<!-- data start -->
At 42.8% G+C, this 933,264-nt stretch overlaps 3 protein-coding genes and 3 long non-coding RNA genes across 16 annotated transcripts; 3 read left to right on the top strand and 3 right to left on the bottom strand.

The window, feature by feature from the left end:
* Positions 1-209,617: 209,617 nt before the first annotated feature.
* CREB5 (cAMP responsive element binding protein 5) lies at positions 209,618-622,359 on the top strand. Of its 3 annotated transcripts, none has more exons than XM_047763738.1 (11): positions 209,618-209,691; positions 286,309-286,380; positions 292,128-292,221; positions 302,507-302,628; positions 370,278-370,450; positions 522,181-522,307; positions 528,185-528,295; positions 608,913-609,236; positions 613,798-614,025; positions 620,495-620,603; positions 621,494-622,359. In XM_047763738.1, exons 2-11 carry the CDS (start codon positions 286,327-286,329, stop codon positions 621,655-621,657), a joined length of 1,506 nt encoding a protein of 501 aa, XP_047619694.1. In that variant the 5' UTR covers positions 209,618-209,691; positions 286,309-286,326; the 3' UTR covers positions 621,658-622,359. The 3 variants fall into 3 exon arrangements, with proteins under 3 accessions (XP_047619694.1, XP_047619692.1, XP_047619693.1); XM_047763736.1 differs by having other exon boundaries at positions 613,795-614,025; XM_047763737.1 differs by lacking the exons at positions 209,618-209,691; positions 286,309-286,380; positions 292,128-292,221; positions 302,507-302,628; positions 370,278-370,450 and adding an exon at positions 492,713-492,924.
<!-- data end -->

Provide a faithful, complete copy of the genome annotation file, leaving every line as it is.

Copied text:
At 42.8% G+C, this 933,264-nt stretch overlaps 3 protein-coding genes and 3 long non-coding RNA genes across 16 annotated transcripts; 3 read left to right on the top strand and 3 right to left on the bottom strand.

The window, feature by feature from the left end:
* Positions 1-209,617: 209,617 nt before the first annotated feature.
* CREB5 (cAMP responsive element binding protein 5) lies at positions 209,618-622,359 on the top strand. Of its 3 annotated transcripts, none has more exons than XM_047763738.1 (11): positions 209,618-209,691; positions 286,309-286,380; positions 292,128-292,221; positions 302,507-302,628; positions 370,278-370,450; positions 522,181-522,307; positions 528,185-528,295; positions 608,913-609,236; positions 613,798-614,025; positions 620,495-620,603; positions 621,494-622,359. In XM_047763738.1, exons 2-11 carry the CDS (start codon positions 286,327-286,329, stop codon positions 621,655-621,657), a joined length of 1,506 nt encoding a protein of 501 aa, XP_047619694.1. In that variant the 5' UTR covers positions 209,618-209,691; positions 286,309-286,326; the 3' UTR covers positions 621,658-622,359. The 3 variants fall into 3 exon arrangements, with proteins under 3 accessions (XP_047619694.1, XP_047619692.1, XP_047619693.1); XM_047763736.1 differs by having other exon boundaries at positions 613,795-614,025; XM_047763737.1 differs by lacking the exons at positions 209,618-209,691; positions 286,309-286,380; positions 292,128-292,221; positions 302,507-302,628; positions 370,278-370,450 and adding an exon at positions 492,713-492,924.